4. The thermal interface material as claimed in claim 2, wherein the carbon nanotubes are substantially perpendicular to the first and second surfaces.
5. The thermal interface material as claimed in claim 1, wherein the carbon nanotubes are substantially parallel to each other.
6. The thermal interface material as claimed in claim 1, wherein a thickness of the thermal interface material is in the range from 1 to 1000 micrometers.
7. The thermal interface material as claimed in claim 1, wherein the macromolecular material is paraffin.
8. A thermal interface comprising:
a macromolecular layer essentially sized as said thermal interface; and
a plurality of carbon nanotubes embedded in said macromolecular layer and pointing toward a same direction, two opposing ends of each carbon nanotube exposed at two different surfaces of said thermal interface and forming two bent ends, each bent end being open and exposing an interior of the carbon nanotube.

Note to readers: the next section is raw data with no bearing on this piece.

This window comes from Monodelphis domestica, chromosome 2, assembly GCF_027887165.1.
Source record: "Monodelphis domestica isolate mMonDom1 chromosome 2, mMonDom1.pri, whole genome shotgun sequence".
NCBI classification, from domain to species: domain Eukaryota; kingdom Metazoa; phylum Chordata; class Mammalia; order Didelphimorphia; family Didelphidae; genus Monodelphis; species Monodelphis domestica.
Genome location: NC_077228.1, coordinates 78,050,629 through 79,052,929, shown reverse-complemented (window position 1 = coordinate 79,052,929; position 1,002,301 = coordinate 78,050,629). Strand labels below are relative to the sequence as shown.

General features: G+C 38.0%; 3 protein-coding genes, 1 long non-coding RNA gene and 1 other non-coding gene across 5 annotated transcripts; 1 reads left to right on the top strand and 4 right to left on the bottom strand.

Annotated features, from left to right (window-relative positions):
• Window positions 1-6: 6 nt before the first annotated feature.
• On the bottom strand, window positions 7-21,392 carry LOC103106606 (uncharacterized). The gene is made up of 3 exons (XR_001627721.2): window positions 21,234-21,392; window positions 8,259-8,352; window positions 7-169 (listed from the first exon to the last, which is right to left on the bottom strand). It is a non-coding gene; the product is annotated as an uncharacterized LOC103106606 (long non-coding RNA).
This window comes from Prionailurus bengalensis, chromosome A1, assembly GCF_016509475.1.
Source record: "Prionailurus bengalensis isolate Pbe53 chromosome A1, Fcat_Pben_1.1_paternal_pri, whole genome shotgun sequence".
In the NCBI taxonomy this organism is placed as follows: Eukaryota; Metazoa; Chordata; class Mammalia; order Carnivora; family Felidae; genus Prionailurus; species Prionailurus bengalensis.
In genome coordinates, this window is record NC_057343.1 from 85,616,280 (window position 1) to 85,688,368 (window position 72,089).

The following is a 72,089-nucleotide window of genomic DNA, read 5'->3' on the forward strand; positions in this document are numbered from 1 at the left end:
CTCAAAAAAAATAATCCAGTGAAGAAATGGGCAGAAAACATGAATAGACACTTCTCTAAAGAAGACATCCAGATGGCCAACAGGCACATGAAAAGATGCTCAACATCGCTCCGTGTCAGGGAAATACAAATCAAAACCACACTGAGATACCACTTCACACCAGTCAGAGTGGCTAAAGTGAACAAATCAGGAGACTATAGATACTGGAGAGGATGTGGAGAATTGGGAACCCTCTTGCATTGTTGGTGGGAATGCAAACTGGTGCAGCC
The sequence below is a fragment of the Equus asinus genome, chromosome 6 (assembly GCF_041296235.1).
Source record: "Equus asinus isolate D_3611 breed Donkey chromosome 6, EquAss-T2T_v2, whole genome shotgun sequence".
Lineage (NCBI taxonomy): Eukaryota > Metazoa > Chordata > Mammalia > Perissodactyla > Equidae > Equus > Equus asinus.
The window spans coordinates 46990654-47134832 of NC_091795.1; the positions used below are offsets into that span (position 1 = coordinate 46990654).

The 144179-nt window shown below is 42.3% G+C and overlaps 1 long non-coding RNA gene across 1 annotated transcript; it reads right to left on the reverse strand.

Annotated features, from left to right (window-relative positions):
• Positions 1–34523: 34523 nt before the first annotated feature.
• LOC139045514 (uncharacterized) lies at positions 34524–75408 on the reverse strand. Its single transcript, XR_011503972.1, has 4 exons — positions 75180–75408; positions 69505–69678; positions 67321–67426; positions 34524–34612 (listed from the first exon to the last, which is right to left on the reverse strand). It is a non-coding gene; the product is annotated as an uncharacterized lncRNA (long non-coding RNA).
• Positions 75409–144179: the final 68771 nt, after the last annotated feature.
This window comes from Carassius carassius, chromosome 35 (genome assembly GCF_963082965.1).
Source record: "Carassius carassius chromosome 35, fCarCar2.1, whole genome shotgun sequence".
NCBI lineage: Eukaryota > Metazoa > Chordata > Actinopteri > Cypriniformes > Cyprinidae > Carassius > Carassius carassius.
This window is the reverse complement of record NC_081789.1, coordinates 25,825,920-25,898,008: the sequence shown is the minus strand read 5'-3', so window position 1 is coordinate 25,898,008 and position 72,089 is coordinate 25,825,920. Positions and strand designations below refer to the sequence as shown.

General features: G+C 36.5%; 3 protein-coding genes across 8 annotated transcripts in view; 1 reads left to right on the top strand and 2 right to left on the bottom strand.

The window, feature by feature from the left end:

9. The thermal interface as claimed in claim 8, wherein said macromolecular layer is cut to form said two open bent ends of each carbon nanotube.
Description
CROSS-REFERENCE TO RELATED APPLICATIONS

This application is related to two corresponding U.S. patent applications each entitled “THERMAL INTERFACE MATERIAL AND METHOD FOR MANUFACTURING SAME” with application Ser. No. 11/024,513, filed on Dec. 28, 2004, and “METHOD FOR MANUFACTURING CARBON NANOTUBES WITH UNIFORM LENGTH” with application Ser. No. 11/025,160, filed on Dec. 28, 2004, each having the same assignee as the instant application. The disclosures of the above-identified applications are incorporated herein by reference.

BACKGROUND OF THE INVENTION

1. Field of the Invention

The invention relates generally to thermal interface materials and manufacturing methods thereof; and more particularly to a thermal interface material which conducts heat by using carbon nanotubes, and a manufacturing method thereof.

2. Prior Art

Electronic components such as semiconductor chips are becoming progressively smaller, while at the same time heat dissipation requirements thereof are increasing. Commonly, a thermal interface material is utilized between the electronic component and a heat sink in order to efficiently dissipate heat generated by the electronic component.